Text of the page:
Monthly Archives: December 2020

Real Presence in a Virtual World


Jeremiah 31:7-14
Psalm 147:12-20
Ephesians 1:3-14
John 1:1-18

Prayer of the Day: Almighty God, you have filled all the earth with the light of your incarnate Word. By your grace empower us to reflect your light in all that we do, through Jesus Christ, our Savior and Lord, who lives and reigns with you and the Holy Spirit, one God, now and forever.

“And the Word became flesh and lived among us, and we have seen his glory, the glory as of a father’s only son, full of grace and truth.” John 1:14.

This has been a good Christmas for my family. All of us have remained healthy and Covid free thus far. All of us are retired or able to work from home and so spared from the anxiety faced by so many who are either out of work or working under conditions that expose them daily to infection. Though we have remained separated from one another, we are in touch by way of Facetime, Zoom and constant texts. Still, I miss having bodily contact. Sure, I can tell stories and joke with my grandkids during video chats. But that is no substitute for their warm bodies snuggling up to me as I read to them from an old fashioned book. Or, as the poet Marion Strobel says, “singing on my beast/ warm as a colored light,/ your head is at rest.”

Christmas this year has made me painfully aware of how bodily our faith is. No one knew this as well as Martin Luther. One story has it that, when Luther sat down to debate the theology of the Lord’s Supper with fellow reformer, Ulrich Zwingli, he wrote in chalk on the table in front of him “this is my body.” So determined was Luther not to betray this central affirmation: the bread and wine in the Lord’s supper does not merely symbolize but is the Body and blood of Christ. So, too, when Saint Paul refers to the church as the “Body of Christ,” he is not speaking metaphorically. For Paul, the church, with all its faults, is the resurrected Christ in and for the world.

There is no spirit/body dualism in biblical Christianity. While we might distinguish between body and spirit or soul and body, the two can never be separated. Just as a body without a soul is only a corpse, so, too, a soul without a body is a mere phantom. We confess in our creeds, not that the soul somehow survives death, but that God raises the body, soul and whatever other part of us there might be from death. Salvation through Jesus Christ is not a purely spiritual measure designed to “save souls.” It is a life and death struggle for the whole cosmos in which Jesus invites us to participate here and now in our present bodily existence, assuring us that the outcome will be a new creation in which we will also participate bodily-whatever that might mean.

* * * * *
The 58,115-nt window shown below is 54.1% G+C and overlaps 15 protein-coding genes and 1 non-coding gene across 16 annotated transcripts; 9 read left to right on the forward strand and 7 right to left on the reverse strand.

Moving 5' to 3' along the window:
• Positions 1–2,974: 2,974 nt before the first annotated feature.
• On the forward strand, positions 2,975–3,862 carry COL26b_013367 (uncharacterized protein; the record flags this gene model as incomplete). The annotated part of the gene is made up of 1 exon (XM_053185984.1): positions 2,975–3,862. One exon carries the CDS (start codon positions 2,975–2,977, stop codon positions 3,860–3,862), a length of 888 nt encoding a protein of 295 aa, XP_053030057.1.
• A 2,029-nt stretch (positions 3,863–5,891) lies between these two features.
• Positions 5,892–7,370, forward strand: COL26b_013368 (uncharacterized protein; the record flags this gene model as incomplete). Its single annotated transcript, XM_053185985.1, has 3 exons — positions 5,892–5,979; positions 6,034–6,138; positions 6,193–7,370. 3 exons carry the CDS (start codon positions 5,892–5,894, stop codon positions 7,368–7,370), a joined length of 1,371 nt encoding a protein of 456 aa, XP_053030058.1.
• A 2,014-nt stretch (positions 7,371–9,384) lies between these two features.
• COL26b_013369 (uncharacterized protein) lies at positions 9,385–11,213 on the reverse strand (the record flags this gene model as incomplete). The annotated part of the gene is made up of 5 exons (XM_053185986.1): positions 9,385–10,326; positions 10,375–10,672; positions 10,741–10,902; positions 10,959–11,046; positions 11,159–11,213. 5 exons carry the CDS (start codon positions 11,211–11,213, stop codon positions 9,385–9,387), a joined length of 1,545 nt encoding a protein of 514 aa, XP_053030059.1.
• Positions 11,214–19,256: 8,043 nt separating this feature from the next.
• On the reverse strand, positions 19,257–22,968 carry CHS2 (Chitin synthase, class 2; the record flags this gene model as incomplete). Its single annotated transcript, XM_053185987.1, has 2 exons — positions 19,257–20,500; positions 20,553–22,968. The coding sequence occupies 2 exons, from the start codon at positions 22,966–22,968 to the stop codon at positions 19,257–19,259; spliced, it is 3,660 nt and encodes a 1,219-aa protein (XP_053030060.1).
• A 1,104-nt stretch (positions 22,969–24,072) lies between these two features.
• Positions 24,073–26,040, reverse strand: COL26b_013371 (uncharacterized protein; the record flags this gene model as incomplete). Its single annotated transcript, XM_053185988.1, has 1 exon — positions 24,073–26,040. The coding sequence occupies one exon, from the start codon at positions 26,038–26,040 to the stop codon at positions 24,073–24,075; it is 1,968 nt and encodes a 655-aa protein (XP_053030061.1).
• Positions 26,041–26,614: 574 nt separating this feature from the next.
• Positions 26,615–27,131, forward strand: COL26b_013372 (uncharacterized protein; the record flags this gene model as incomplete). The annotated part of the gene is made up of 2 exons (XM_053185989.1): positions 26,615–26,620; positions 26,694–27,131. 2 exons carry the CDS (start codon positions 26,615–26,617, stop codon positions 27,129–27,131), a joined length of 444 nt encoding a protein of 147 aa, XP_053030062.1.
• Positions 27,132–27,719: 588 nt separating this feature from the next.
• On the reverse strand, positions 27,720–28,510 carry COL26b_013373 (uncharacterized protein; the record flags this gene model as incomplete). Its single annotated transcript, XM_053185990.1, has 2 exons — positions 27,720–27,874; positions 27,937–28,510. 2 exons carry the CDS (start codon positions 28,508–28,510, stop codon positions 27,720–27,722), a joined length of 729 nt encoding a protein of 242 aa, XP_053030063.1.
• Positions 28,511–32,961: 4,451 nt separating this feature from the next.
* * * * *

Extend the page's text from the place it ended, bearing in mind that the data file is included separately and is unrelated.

Aside from the gospel witnesses, I don’t think there is a narrative better illustrating the mystery of Incarnation than one particular incident related by author and Holocaust survivor, Elie Wiesel, in his book, Night. This short book is an autobiographical account of his incarceration at the Buna concentration camp. There Wiesel relates a story about the gruesome hanging of a young boy by the SS guards. He and all the other prisoners were marched out into the commons to witness this event. As the child hung, struggling for some time in the noose, someone near Wiesel kept muttering, “Where is God?” Wiesel tells of how a voice within him answered, “Where is He? Here he is-he is hanging here on the gallows.” Wiesel, Elie, Night, (c. 1958 by Les Editions De Minuit; pub. by The Hearst Corporation, New York, NY) p. 74-76. Though not a Christian, Elie Wiesel comes much closer to understanding incarnational theology than a good many of us who are!

The Incarnation, it must be understood, was not God’s temporary foray into human affairs. The Word both became and continues to be flesh. The stench of God’s flesh rises up from the ovens of Auschwitz; it is scarred by the lash of the whip; it is starved and frozen just across our southern border; it struggles for one last breath under the knee of a cop; it fights for one more moment of life on a ventilator. When John tells us that the Word became flesh, he is telling us that the glory and grace of God cannot be seen apart from the crucified Jesus who, even when raised from the dead, still bears the scars of torture. God cannot be blasphemed by the desecration of any temple save the temple of the human body, the flesh made sacred by God’s indwelling.

It should further be understood that the Incarnation was not an unpleasant duty that the Word underwent as a result of our sinfulness. According to John’s gospel, the Word’s becoming flesh was God’s intent from the beginning. The cross was the price God paid for following through with that intent, notwithstanding our sinfulness. In Jesus, God becomes human-more human than any of us have ever been. In so doing, God exposes both God’s dogged determination to “form the mind of Christ” within the human family and the depth of human resistance to God’s merciful intent.

This second Sunday of Christmas is a good time to double down on the miracle of the Incarnation. With the manger set back up in the attic, the Christmas tree out on the curb and the toys broken, out of batteries or their novelty spent, we are no longer competing with the sentimental overtones of the holiday season. With Santa in the rear view mirror and some very dark and frightening months ahead, we could use a Christmas story that enters into our anxious and stormy lives-and stays there. That good news is Emmanuel, God with us. Not just for the holidays, but always.

Here is the poem by Marion Strobel quoted above.

On Christmas

Often, on Christmas,